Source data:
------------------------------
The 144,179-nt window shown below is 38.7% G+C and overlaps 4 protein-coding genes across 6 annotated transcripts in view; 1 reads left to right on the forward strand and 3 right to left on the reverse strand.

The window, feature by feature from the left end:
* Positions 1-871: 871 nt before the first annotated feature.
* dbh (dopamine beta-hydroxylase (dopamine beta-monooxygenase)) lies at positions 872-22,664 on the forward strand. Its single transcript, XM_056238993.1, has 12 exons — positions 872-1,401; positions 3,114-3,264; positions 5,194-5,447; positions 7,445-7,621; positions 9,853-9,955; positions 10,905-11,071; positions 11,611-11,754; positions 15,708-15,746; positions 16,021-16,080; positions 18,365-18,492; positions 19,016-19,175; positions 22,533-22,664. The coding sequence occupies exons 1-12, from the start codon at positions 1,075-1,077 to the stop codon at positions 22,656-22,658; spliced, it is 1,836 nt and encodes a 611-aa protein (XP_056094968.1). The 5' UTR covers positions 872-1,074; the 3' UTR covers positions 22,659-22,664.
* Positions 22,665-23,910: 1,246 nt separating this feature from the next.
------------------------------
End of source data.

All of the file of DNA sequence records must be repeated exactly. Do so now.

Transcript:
The 144,179-nt window shown below is 38.7% G+C and overlaps 4 protein-coding genes across 6 annotated transcripts in view; 1 reads left to right on the forward strand and 3 right to left on the reverse strand.

The window, feature by feature from the left end:
* Positions 1-871: 871 nt before the first annotated feature.
* dbh (dopamine beta-hydroxylase (dopamine beta-monooxygenase)) lies at positions 872-22,664 on the forward strand. Its single transcript, XM_056238993.1, has 12 exons — positions 872-1,401; positions 3,114-3,264; positions 5,194-5,447; positions 7,445-7,621; positions 9,853-9,955; positions 10,905-11,071; positions 11,611-11,754; positions 15,708-15,746; positions 16,021-16,080; positions 18,365-18,492; positions 19,016-19,175; positions 22,533-22,664. The coding sequence occupies exons 1-12, from the start codon at positions 1,075-1,077 to the stop codon at positions 22,656-22,658; spliced, it is 1,836 nt and encodes a 611-aa protein (XP_056094968.1). The 5' UTR covers positions 872-1,074; the 3' UTR covers positions 22,659-22,664.
* Positions 22,665-23,910: 1,246 nt separating this feature from the next.